A set of seven therapy exercises implemented on this device are based on the neurocognitive therapy concept, which focuses on the integration of motor, sensory, and cognitive functions when performing a task [12, 14]. The exercises focus on the passive or active training of grasping or forearm pronosupination and target subjects with different levels of impairments. The tasks subjects must perform during the exercises include, for example, interacting with virtual objects with different mechanical properties (e.g., different length or different stiffness), memorizing these, and later identifying them based exclusively on the somatosensory input from the impaired limb. In this case, a correct answer corresponds to the correct identification of the object. More details on all tasks and exercises can be found in [12, 14]. Furthermore, each exercise follows an assessment-driven concept, meaning that the initial difficulty level is tailored to the results of specific assessments performed with the ReHapticKnob before the start of the training (for more details see [15]).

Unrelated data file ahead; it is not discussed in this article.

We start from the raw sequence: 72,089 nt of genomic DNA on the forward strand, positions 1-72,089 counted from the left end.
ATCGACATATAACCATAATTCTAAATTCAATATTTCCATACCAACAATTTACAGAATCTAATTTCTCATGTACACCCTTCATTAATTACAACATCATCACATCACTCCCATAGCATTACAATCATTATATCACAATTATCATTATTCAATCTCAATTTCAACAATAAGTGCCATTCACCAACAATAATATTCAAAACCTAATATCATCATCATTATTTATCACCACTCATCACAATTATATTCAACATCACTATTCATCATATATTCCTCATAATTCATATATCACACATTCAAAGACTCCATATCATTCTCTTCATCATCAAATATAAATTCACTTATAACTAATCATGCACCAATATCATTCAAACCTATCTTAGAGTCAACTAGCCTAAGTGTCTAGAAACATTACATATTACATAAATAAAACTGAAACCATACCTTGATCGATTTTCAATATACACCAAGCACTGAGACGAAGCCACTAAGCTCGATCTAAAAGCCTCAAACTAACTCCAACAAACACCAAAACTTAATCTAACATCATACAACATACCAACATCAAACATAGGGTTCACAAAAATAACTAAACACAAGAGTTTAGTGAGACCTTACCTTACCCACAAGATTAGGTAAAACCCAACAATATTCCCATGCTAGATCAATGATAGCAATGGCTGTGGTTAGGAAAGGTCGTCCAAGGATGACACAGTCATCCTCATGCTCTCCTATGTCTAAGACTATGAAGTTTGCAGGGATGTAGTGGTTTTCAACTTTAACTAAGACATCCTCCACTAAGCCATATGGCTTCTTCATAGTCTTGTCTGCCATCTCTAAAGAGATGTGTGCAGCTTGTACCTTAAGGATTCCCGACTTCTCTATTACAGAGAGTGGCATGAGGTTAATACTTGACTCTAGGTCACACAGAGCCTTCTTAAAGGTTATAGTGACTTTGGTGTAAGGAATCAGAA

To address the challenges raised by unsupervised use, a major focus was placed on improving the usability of the robot, including pilot evaluations with stroke patients and therapists [12]. For example, the graphical user interface was redesigned to be more intuitive and pleasant. Furthermore, clinically-inspired algorithms based on the action and decision process usually performed by therapists in a supervised session were implemented, with the objective of automatically monitoring, controlling, and adapting the content of therapy sessions [16, 17]. For instance, these algorithms automatically adapt the difficulty of an exercise or add a new, more challenging, exercise based on the performance, and provide feedback to guide users through the therapy sessions. Generally, they further decrease the number of actions that need to be learned to interact with the device, thereby increasing usability, and avoiding the need for a therapist to monitor and adjust therapy content over an extended period of time.